In sports, a coach often receives the bulk of the blame for his team’s failures and is unjustly used as a scapegoat. No greater is this practice more prevalent than in European soccer–and almost always to a fault. The offseason coaching carousels involve teams ranging all across Europe, and the firing of Manchester City manager Roberto Mancini today gave us yet another example of these impulsive, and irrational, decisions by team owners.
Arriving at City in 2009, Mancini heroically guided the team to their first league title league in 44 years in the 11-12 season. The feat was met with enthusiasm from the entire soccer world, and contributed to a more competitive and intriguing Premier League. Yet after what appears will be a 2nd place finish in a post-title season, Mancini apparently has not met expectations–which is utterly nonsensical. Mancini had to cope with departures of key players, and a disruptive turmoil within his football club. Some may point at his consistent Champions League troubles, but with regard to all the internal problems he encountered, a 2nd place finish in the EPL standings is amazing.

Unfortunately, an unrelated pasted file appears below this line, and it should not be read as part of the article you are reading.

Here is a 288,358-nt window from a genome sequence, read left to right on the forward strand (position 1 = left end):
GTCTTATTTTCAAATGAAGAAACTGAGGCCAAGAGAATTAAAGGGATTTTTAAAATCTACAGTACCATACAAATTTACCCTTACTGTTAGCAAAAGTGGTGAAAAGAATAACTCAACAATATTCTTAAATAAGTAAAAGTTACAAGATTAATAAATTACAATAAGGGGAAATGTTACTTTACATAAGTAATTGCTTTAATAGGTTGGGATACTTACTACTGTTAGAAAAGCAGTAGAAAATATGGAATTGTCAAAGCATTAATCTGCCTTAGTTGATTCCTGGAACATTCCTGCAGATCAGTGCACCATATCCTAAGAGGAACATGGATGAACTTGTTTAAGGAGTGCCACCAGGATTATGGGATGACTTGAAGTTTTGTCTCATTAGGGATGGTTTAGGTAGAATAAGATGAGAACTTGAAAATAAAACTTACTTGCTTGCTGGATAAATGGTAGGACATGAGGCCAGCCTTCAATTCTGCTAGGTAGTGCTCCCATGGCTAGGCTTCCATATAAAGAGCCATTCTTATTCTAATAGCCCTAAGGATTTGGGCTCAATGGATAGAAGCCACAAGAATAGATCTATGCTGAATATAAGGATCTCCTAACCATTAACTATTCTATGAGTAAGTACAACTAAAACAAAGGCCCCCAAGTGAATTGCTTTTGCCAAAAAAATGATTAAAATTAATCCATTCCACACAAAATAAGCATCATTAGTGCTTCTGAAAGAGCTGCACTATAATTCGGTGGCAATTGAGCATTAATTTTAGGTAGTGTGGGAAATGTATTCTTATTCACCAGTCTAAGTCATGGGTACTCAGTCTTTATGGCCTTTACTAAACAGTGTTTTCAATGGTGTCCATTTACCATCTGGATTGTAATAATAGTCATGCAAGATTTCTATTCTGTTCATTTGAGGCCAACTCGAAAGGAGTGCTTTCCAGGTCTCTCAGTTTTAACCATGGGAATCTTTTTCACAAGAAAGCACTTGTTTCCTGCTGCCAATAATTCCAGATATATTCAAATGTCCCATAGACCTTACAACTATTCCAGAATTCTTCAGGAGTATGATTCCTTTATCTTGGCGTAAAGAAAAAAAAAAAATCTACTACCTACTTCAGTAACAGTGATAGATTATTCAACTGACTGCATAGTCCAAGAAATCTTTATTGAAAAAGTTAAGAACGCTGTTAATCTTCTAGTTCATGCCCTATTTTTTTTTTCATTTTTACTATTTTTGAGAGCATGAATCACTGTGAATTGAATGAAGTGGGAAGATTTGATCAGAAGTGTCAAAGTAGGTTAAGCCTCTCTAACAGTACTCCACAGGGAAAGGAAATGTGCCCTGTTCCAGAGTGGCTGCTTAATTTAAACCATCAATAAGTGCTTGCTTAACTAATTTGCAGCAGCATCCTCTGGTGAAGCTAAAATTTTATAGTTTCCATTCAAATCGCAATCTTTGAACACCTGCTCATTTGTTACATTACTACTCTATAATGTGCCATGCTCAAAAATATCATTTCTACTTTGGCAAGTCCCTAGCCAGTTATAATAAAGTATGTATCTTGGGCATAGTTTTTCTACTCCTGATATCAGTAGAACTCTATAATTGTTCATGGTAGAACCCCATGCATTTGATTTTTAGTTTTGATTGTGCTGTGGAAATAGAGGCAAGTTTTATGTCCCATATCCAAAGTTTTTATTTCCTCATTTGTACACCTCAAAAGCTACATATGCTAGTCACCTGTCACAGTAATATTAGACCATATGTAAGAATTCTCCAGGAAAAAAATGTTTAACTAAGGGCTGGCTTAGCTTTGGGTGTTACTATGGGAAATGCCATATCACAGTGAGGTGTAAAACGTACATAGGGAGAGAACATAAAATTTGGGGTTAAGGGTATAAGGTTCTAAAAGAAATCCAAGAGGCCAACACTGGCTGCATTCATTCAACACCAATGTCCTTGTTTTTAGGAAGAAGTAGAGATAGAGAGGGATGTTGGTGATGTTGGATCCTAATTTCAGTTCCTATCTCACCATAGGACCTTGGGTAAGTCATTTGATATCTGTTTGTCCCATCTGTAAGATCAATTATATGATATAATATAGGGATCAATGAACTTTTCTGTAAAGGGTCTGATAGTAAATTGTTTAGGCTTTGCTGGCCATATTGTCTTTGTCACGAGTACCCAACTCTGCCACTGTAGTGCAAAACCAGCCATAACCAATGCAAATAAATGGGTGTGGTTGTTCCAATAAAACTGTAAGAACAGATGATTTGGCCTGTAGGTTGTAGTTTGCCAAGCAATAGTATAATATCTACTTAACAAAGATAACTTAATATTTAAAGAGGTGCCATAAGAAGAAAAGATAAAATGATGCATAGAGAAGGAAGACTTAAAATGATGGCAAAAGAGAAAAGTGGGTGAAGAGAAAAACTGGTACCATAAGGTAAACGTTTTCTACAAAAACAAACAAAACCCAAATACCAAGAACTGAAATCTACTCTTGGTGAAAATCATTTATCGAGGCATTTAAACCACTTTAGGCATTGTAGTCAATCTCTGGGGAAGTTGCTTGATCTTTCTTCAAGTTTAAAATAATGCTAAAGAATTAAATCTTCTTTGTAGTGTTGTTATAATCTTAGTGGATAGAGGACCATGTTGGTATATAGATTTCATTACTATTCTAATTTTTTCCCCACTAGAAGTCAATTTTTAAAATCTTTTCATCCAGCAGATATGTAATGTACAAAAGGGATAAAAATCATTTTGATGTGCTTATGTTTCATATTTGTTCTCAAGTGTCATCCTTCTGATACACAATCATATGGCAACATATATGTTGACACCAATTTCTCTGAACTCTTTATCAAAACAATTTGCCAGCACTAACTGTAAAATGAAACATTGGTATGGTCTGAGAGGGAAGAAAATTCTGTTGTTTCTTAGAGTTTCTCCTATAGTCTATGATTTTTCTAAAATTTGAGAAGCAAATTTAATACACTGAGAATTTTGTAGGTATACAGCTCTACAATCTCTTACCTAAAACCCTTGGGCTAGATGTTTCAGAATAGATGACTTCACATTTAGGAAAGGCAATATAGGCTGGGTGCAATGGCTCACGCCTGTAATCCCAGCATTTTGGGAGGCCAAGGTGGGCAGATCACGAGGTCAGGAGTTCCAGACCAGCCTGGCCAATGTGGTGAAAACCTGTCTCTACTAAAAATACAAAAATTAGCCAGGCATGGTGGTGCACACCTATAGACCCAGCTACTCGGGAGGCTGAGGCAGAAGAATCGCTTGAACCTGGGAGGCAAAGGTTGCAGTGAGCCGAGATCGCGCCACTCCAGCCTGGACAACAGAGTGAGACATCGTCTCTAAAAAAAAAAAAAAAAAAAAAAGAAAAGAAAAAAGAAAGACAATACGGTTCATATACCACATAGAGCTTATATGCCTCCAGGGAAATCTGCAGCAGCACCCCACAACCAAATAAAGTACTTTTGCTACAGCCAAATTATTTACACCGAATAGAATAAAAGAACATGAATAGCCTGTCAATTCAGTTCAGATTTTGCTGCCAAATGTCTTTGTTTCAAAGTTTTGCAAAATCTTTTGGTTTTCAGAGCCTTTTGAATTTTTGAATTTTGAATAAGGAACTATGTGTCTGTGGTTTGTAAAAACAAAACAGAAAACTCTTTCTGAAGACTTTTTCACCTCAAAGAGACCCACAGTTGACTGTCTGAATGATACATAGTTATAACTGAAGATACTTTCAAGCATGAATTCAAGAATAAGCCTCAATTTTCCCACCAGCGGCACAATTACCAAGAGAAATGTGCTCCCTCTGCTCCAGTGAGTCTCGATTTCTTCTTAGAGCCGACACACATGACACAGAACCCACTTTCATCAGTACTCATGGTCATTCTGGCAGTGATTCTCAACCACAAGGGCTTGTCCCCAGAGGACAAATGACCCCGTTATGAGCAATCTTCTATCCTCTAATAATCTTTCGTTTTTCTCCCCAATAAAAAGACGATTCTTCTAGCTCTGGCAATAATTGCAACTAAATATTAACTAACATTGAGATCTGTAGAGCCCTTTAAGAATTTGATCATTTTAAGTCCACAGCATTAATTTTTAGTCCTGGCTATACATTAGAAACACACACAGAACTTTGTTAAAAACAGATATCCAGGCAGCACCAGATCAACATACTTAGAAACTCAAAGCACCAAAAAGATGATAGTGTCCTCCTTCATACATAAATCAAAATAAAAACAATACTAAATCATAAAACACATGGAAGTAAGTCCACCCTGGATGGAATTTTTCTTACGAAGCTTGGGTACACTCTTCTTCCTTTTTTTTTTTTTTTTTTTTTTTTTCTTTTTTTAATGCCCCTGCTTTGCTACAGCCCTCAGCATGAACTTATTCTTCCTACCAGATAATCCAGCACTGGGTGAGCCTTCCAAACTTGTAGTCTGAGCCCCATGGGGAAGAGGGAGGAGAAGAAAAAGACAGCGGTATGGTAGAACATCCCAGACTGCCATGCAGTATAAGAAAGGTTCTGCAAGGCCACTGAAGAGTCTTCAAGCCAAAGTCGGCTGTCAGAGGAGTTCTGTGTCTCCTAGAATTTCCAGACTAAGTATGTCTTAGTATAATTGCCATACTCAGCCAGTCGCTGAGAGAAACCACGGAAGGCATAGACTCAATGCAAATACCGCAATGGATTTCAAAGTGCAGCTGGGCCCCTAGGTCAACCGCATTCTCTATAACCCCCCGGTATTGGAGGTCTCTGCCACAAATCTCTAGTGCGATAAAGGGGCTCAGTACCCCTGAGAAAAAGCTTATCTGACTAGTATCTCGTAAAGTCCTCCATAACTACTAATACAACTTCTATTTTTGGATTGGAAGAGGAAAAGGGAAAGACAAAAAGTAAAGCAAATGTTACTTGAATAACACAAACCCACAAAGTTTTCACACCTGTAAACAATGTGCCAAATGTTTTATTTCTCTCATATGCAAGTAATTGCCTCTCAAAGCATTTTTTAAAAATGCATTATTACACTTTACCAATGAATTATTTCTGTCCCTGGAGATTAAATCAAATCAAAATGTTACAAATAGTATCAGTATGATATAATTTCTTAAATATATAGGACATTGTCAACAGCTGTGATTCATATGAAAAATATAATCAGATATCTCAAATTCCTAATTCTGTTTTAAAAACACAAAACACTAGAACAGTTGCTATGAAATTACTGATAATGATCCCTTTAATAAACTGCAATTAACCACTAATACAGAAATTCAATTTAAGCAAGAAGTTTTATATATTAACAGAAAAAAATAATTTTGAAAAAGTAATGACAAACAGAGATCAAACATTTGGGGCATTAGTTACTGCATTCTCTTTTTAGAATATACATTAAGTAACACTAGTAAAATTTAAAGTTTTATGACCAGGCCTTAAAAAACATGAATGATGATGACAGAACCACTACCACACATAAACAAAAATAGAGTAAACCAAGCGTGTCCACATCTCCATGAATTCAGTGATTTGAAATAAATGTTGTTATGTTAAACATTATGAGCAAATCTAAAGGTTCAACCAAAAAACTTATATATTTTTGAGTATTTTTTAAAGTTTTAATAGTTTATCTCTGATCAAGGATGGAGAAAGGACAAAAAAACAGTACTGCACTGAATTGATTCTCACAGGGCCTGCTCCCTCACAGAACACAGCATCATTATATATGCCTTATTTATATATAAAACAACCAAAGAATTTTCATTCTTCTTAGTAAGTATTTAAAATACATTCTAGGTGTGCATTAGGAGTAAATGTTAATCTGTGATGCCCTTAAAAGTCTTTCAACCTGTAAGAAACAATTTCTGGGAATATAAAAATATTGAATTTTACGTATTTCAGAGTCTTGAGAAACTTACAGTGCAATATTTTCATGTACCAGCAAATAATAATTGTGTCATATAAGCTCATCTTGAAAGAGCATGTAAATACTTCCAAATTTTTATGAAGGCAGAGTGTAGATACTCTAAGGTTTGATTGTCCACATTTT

And besides, it’s completely delusional to expect a title EVERY YEAR playing in the most cutthroat of soccer leagues. I understand the factor of money in all these negotiations, especially in the billion-dollar business of European soccer, but just observe the tenure of the famed, and now retired, coach of crosstown rival Manchester United: Sir Alex Ferguson. His relationship with the Manchester United organization serves as the best illustration of how patience breeds success. Ferguson certainly did NOT win the EPL title each of his 27 years at United. Instead of acting upon urges and an uncontrolled desire for success, Manchester United kept faith in their manager, and what resulted was insurmountable prosperity: 38 total titles, including 13 EPL titles and 2 CL ones.